Saturday, February 25, 2012

More thoughts on large scale vermicomposting

A few weeks ago I had an e-mail conversation with a person from Mt. Abrams ski mountain. She was interested in using vermicomposting to help achieve conservation goals.

I shared the following information and considerations. I thought I would open this discussion to share with others and solicit additional information.

In general, vermicomposting could be used to save $$ on solid waste disposal and be good for the environment. However, there are some limitations and challenges that should be considered.

I have a related blog about that somewhat relates to these situations and presents some of my earlier thoughts (

I think your best bet is to partner with someone who is already making compost (either a farm or facility). Here is a list of compost facilities I found on the DEP website:

Second best option would be to set up your own on-site outdoor composting (knowing that without a lot of effort it will be mostly dormant during winter). The obvious drawbacks here are staff hours to maintain, the possible need for permits, and then the possibility of attracting pests (large and small).

The tricky part for vermicomposting on your scale will be sizing your herd that allows for reasonable processing of the compostable waste. I suspect your additions will be seasonal (obviously). This can be tricky for vermicomposting, because you're better to scale too big than too small to be able to process the maximum additions so you don't have problems (bad smells, etc). However, that can be expensive and difficult to maintain (food supply must be consistent for a stable population). Look at my situation, I import compostables to feed my herd to maintain a population that permits me to sell or donate (on average) about 1 pound of worms per week.

Perhaps that is another viable solution: can you get enough staff/coworkers to set up worm bins at home who may be willing to bring a bucket home for their worms? A decentralized system like this can work, but you have to have enough people to make it work. This may not be reasonable for you, but it is part of the discussion that should be mentioned. It can work and provide staff with a great source of vermicompost.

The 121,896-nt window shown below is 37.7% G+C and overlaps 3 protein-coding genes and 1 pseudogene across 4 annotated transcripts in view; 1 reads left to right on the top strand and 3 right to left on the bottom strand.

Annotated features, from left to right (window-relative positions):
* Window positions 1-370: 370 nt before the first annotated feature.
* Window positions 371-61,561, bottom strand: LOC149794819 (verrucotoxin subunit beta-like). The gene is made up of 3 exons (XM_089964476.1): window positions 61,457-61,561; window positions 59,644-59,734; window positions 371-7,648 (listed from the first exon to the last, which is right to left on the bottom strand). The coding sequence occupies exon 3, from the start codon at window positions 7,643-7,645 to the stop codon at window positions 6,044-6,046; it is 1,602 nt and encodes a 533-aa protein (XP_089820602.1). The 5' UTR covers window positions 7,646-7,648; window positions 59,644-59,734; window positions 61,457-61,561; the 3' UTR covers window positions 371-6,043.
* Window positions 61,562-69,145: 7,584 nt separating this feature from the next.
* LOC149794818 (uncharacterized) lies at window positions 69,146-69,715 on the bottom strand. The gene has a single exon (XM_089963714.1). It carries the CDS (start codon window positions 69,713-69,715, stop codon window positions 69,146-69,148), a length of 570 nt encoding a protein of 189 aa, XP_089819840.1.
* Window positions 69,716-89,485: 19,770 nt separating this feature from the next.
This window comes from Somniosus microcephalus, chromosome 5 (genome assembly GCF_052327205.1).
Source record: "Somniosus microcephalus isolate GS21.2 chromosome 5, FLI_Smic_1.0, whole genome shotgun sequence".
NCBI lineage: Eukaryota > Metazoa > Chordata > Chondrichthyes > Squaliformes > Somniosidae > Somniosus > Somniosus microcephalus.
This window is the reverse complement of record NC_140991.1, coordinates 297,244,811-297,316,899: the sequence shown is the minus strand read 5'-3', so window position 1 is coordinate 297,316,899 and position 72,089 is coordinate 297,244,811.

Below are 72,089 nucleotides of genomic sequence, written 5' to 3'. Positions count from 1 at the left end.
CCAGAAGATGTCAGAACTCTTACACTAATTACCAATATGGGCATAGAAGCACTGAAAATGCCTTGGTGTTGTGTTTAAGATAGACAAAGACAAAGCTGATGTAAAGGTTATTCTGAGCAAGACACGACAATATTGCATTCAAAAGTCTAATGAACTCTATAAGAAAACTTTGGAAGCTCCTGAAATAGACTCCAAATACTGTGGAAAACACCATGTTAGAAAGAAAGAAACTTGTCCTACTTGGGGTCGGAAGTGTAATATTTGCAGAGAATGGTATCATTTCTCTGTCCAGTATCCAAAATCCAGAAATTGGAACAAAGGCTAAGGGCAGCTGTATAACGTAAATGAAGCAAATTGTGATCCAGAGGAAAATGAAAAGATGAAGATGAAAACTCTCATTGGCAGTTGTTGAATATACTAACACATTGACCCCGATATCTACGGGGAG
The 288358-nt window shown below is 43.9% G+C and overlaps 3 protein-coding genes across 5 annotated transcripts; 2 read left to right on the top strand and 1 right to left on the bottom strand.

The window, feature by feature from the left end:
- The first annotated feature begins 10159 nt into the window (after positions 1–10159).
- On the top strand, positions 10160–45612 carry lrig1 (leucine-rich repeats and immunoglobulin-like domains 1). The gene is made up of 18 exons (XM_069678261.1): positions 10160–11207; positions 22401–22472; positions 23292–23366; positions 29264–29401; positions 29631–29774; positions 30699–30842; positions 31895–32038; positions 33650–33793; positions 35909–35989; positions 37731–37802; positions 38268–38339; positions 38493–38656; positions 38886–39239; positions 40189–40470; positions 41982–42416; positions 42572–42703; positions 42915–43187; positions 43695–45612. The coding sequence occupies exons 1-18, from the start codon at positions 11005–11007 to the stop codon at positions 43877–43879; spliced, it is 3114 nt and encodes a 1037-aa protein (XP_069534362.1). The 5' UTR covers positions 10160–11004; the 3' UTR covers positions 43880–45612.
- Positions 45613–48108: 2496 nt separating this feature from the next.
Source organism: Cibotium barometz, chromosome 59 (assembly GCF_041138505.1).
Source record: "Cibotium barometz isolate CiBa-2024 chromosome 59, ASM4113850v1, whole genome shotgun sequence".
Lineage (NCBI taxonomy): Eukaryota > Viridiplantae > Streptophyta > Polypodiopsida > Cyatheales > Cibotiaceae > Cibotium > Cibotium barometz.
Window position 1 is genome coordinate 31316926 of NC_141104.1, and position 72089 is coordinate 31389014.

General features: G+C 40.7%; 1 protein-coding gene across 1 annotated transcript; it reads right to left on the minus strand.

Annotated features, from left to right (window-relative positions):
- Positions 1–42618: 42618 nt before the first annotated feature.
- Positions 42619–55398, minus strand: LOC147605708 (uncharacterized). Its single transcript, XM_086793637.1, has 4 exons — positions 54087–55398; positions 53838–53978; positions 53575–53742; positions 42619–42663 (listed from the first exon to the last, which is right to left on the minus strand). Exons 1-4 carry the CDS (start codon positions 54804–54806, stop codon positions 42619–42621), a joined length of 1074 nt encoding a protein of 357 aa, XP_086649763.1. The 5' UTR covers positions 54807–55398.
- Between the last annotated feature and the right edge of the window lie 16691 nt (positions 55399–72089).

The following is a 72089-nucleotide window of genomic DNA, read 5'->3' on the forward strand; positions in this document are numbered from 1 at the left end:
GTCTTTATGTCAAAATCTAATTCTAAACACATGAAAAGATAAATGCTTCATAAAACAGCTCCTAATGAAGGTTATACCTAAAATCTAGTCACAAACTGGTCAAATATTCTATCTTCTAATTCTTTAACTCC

A final consideration for vermicomposting is managing the waste prior to addition. Vermicomposting is a bit more restrictive (in terms of what can be added) than outdoor hot compossting. Salt and oil in particular must be limited. This can present challenges (problems) during collection, and will require education of all involved.

In all honesty, I think your best solution is to find a local farm or compost facility to take your waste. Like solid waste disposal, there will be costs associated with this, but the costs should be less than landfilling (since the receiver is able to make & sell a product). I think we need more compost facilities in Maine to provide solutions to business and compost for Maine citizens. Until Maine businesses demonstrate a need for these as a service, the growth of these operations is slow. I am very please to learn that Mt Abram is moving in this direction.

I don't want to discourage you, but I want you to benefit from the many discussions I have had with schools and businesses looking to incorporate vermicomposting into their waste stream.



Saturday, February 18, 2012

Composting Surprises

There has been some recent press about composting, including an article on surprising items that can be composted:

This list (compiled by PlanetGreen) has good information on OUTDOOR composting. While you could try some of those items in your worm bin, I generally recommend that you stick to the basics shown in the figure on the second page of my welcome to vermicomposting handout:



Thursday, February 16, 2012

Local oatmeal

Our pre-Holiday CSA share box included a bag of best oatmeal I've eaten.

It was from Aurora Mills (Linnaeus ME).

I eat oatmeal almost every morning in the winter (I LOVE IT!). And when I remember, I use the presoak (overnight) method to make it more digestible and cook faster in the morning.

I find the Aurora Mills product to be superior to any other oatmeal (Irish, steel-cut, etc.). it just tastes great.

If you're intersted you can reach them at

Here's their label



Saturday, February 11, 2012

A great product that solves a problem

The Right Mat ( Especially,
One of the results of the new federal whale rule mandating the use of sinking groundlines is the new abundance of unusable floating groundline.  GOMLF has been buying back floating groundline from lobstermen since May of 2007 as part of the Bottom Line Project and during that timeframe, clever individuals and companies have found a unique way to re-use the float rope without any possibility of entangling a whale:  woven doormats.

In March 2009, GOMLF made over 150,000 pounds of the float rope available to doormat makers in the Waldoboro (Maine) area.  Since then, other enterprises throughout the state and region have also been cropping up, and float-rope doormats are beginning to appear on some of the finest porches in New England.  Our groundline buy-back program continues, and more than a million pounds of lobstermen’s rope may be used to make doormats!

Their doormats make a great gifts. Mail a check for $40 + $10 shipping ($17.50 shipping for two) and you can get one for yourself. No two mats are alike and each features the colorful rope used by Maine lobstermen – stripes or solids – often complete with barnacles, which aid in boot-scraping!  Mats are best for outdoor use and should not be placed on slick surfaces.

Here is a picture of ours.